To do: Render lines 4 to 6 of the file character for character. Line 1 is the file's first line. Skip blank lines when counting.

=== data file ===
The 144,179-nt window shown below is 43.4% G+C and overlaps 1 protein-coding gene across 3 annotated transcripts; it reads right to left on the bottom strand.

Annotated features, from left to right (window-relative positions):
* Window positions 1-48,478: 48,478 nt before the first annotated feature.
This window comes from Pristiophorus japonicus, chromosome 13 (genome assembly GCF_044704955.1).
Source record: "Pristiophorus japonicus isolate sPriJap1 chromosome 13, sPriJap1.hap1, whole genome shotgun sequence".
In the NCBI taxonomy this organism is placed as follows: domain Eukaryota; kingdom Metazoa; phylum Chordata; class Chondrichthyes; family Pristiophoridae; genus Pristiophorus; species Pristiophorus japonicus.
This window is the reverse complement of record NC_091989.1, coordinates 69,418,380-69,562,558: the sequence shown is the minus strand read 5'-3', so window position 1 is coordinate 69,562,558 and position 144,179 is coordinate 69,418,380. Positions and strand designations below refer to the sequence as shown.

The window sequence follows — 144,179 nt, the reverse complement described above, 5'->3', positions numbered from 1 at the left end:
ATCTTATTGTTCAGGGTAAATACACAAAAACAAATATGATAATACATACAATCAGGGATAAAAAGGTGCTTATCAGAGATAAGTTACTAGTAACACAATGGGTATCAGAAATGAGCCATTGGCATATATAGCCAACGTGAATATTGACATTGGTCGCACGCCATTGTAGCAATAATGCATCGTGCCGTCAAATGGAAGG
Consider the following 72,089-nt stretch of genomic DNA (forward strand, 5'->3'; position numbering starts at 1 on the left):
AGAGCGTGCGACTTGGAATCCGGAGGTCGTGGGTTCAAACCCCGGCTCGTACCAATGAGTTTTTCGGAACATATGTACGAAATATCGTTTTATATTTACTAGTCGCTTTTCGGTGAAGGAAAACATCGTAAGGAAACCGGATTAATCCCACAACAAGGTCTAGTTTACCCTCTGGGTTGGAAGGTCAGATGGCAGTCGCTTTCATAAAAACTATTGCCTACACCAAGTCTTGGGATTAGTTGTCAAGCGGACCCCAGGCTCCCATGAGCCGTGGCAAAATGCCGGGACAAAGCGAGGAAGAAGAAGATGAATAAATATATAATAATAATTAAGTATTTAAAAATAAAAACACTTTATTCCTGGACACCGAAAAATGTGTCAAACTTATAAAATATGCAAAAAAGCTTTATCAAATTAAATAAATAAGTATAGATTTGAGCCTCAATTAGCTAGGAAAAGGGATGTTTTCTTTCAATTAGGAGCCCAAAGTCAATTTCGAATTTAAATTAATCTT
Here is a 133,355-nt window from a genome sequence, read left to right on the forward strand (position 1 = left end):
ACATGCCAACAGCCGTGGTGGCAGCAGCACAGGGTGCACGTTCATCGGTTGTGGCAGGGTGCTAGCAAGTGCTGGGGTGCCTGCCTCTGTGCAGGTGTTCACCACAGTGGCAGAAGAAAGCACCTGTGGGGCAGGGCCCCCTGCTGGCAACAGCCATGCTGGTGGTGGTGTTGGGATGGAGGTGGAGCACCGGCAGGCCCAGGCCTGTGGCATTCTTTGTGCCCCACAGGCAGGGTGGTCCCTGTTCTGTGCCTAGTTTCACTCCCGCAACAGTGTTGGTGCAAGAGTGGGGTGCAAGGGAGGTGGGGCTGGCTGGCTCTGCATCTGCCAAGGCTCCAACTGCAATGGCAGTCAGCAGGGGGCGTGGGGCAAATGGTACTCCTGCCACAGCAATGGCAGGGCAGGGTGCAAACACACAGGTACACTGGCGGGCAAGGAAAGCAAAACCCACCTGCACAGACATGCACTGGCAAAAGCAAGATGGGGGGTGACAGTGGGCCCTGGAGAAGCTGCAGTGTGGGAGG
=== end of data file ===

This window comes from Pristiophorus japonicus, chromosome 13 (genome assembly GCF_044704955.1).
Source record: "Pristiophorus japonicus isolate sPriJap1 chromosome 13, sPriJap1.hap1, whole genome shotgun sequence".
In the NCBI taxonomy this organism is placed as follows: domain Eukaryota; kingdom Metazoa; phylum Chordata; class Chondrichthyes; family Pristiophoridae; genus Pristiophorus; species Pristiophorus japonicus.